These are a rare survival of Victorian gardens used by townsfolk who lived above their business and had backyards filled with workshops, wash house, privy and a stable. If they wanted to grow plants they had to rent a plot of land, called a detached plot, which was usually on the edge of the town. In many ways they were the precursor of todays allotment. The Hill Close Gardens in Warwick are a rare survivor of the once common detached plots found in most towns and cities but which have now disappeared under housing or have become overgrown and lost.
In 1845, Hill Close pasture land on the edge of Warwick began to be divided into garden plots which the local tradesmen rented. It is a lovely site on a south west facing slope adjacent to Warwick Racecourse.
The gardens would be used for both pleasure and production and families expected to be there for many years. They grew flowers, vegetables and fruit. Some people even kept pigs and poultry here. Others had a lawn and were designed for leisure rather than food production for the family. Many of the gardens had a shed. Some of these were substantial brick constructions.
Other gardens even had a summer house, designed for leisure rather than tool stage, with a small fireplace. These have all been carefully restored.
In the early C20th part of the gardens were sold off for housing along Linen St and St Paul’s Close. The rest were left and became overgrown and neglected. In 2000 a Trust was formed to restore the remaining sixteen gardens, using volunteer help. The history of the families who owned the original plots has been researched and there is a small information board beside each garden.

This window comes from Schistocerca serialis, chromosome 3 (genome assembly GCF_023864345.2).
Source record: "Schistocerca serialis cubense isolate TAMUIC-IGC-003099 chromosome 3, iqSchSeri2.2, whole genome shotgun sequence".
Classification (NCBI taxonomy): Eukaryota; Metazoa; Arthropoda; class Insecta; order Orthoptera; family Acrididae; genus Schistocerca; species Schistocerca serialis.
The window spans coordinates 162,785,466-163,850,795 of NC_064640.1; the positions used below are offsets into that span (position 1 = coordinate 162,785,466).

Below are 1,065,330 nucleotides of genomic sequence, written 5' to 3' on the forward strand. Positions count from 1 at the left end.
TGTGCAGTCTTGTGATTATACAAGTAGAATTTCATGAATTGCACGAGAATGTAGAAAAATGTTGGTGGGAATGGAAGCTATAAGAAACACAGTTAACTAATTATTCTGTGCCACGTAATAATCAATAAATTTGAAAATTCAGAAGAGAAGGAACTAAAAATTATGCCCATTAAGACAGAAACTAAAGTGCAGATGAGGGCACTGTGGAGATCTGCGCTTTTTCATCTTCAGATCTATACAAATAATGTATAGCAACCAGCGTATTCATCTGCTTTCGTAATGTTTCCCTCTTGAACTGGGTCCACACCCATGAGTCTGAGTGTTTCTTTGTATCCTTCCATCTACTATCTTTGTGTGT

All the plots are surrounded by tall hedges, making them feel secluded and private. A network of narrow paths gives access to the different gardens.
Each of them is very different. Some like Plot 17 have quite a modern feel with gravel and grass. Several plots are growing vegetables which grow well on the sheltered south west facing slope. Others have soft fruit and small orchards.
There are seats scattered around the gardens and this is a wonderful place to sit on a warm summer’s day. Even though it is only a few minutes walk from the centre of Warwick, it feels miles away in the countryside.
I came across these gardens almost by chance when researching things to do in Warwick. They are not widely advertised which is a shame as they really are a wonderful find. The gardens are open daily from 11-5 (or 4 in the winter months. Entry is £4. There is a small cafe which is open at weekends and Bank holiday Mondays. There is also a very good plant sales area. There is pedestrian access off Bowling Green St or car access from the racecourse where there is a pay and display car park (free for the first two hours).
There are lots more pictures “here.”:http://wasleys.org.uk/eleanor/gardens/england/west_midlands/hill_close/index.html